earth at last, she jumped into the lake and drowned. But the warrior did exist. Taking pity on the poor girl who had fallen in
love with him, he transformed her into the giant water lily, known as Vitória-Régia. These legends and many others are part of
the show.

For six hours on each of the three nights in June there are the beating of the drums, chanting, fireworks, singing and
dancing of beautiful young people in incredible costumes. There are giant floats and decorations. Everything is made locally.
The dances and songs, called toadas are conceived and worked on during the year.

The artistic creativity of the people of Parintins is known throughout Brazil. The competition between the two rival
bulls, Caprichoso (Capricious, the blue bull) and Garantido (Guaranteed, the red bull), is before a panel of judges who will
judge each team on its singing, dancing, costumes, and the chanting of their fans.

The island, at this time, is surrounded by the boats of the tourists who have come for the festival. The performance
is held at the Bumbódromo, the huge purpose built stadium that holds 40,000 spectators. The fans of Caprichoso sit on
one side of the stadium and the fans of Garantido on the other. Each side of the stadium is awash in either blue or red. The
boi-bumbás ( people dressed in bull costumes) dance to the beat of the drums and the chanting of their team.

The whole town and the tourists are caught up in the spirit of the festival. They dance in the streets during the day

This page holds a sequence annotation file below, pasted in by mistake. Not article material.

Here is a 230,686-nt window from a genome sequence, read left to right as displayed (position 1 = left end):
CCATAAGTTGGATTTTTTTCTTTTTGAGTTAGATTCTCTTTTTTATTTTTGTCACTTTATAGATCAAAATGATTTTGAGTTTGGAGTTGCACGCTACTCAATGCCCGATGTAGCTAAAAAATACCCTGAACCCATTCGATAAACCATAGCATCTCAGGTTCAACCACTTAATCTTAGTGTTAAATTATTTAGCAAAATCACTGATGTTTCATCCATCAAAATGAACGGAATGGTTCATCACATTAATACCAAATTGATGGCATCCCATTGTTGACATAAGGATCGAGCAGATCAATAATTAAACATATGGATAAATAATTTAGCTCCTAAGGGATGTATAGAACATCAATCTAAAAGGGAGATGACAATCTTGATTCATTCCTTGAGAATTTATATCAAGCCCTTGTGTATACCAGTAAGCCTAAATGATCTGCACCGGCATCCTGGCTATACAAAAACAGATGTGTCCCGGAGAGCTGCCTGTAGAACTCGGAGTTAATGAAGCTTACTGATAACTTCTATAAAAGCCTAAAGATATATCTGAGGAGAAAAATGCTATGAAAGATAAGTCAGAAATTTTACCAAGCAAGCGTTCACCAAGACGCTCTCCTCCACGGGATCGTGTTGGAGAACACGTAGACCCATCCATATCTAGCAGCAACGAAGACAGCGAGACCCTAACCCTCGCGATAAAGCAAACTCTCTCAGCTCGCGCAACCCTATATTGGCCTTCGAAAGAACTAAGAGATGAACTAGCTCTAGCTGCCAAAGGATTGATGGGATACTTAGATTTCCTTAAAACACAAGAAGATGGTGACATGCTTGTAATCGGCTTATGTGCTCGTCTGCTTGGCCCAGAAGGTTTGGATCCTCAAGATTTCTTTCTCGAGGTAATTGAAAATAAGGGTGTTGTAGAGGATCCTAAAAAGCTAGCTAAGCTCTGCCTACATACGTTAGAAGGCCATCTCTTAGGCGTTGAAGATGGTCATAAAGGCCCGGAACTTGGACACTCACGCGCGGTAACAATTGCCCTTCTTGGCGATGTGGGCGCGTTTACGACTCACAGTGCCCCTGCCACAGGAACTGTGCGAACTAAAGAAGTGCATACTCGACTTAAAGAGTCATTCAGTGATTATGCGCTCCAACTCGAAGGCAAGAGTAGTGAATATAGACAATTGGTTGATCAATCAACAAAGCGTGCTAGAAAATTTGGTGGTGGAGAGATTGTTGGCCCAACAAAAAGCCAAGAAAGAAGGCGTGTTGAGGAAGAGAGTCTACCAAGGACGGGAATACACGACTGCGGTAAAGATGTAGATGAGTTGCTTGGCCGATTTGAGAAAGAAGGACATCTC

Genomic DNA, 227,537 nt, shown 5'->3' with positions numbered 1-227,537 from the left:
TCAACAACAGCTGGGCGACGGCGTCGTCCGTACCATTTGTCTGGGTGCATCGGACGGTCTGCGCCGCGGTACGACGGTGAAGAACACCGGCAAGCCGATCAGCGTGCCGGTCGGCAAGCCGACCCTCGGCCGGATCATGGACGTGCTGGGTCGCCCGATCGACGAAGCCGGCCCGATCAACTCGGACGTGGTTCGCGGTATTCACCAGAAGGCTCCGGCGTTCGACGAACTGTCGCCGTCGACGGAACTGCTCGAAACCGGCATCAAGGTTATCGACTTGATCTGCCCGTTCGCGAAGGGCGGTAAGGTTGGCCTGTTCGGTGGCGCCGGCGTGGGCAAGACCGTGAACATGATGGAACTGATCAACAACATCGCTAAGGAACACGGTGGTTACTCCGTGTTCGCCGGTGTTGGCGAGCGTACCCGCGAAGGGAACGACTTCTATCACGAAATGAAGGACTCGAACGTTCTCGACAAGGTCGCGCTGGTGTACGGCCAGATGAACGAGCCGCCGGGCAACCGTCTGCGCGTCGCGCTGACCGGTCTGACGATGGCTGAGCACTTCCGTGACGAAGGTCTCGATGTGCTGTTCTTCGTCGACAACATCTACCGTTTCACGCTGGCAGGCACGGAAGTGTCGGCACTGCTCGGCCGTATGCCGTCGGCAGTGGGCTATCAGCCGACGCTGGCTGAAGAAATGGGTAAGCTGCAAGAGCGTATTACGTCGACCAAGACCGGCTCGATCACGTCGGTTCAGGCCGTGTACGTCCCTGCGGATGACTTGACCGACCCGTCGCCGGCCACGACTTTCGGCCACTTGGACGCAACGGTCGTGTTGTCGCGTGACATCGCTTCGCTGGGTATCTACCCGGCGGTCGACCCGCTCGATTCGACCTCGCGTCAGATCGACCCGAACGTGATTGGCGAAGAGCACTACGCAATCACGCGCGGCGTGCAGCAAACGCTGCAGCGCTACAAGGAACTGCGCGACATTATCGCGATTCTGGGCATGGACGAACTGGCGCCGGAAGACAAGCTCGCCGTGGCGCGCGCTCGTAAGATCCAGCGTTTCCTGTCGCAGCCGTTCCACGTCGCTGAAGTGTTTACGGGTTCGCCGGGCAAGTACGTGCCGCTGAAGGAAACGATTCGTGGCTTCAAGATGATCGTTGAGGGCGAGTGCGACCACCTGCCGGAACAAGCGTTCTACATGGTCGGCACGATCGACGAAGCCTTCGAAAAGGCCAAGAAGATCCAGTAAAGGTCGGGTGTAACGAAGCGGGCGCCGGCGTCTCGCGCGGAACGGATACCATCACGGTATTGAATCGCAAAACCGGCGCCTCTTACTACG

and go to the Bumbódromo for the performances at night. Everyone roots for either the blue bull or the red. Though the
competition is mostly in a spirit of fun, sometimes fanaticism takes hold. People in the town even paint their houses blue or red.

They tell of one lady, a fan of Garantido, who painted her house red. Not being happy with this alone, she then went
on to paint her pool red, too. Then there is the other lady, a fan of Caprichoso, who painted her house blue, and during the
time of the festival won’t let her husband park his car in their garage because the car is red!!

I’ll Be Back

After our performance at the rehearsal theater, I looked for the girls to tell them how much I enjoyed it and how much
I’d like to come back in June to attend the big festival, but to my disappointment, I couldn’t find them. I got back on the
ship and continued the voyage, but I couldn’t forget Gláucia, the other girls, Parintins and the festival.

After I returned home and developed my photos I knew I wanted to try to contact them again. I didn’t know how
because I didn’t know their last names or addresses. Then I remembered the English School. Not having the address of the
English School or knowing the name at the director at this time, I sent a letter with the pictures to: Director, English School,
Parintins, Amazonas, Brazil. I had no idea if my letter would ever reach the correct destination.

To my surprise and delight eight days later, I had an e-mail from Gláucia. She told me that she and the other girls had
been thinking about me, too and were glad we were back in touch. Shortly after that, I heard from, Kathy, the director of the
English School, her daughter, Carol and some of the other students. Now I have been in contact with all of them for almost 2 years.

Gláucia and I have a very close and special relationship. She will come visit me, and I will go back to Parintins to visit
her, Kathy and the students at the English school. I’ll go back to Parintins for the festival soon. Gláucia asked me recently,
"Are you Caprichoso or Garantido?" Well, I’ll have to think about that one! Oh, by the way, Kathy sent me one of those
yellow t-shirts for Christmas last year! 

Rita Shannon Koeser is a freelance writer and an ESL teacher who loves traveling and meeting and writing about
people in foreign countries. She has traveled widely and speaks French and some Spanish. She has lived on a remote island in
Scotland and in Paris. She has a special love for Brazil and her Brazilian friends and is now learning Portuguese. In the preparation
of this article, she would like to acknowledge, with gratitude, the help of her friend, Gláucia. Rita can be reached
at ritashko@earthlink.net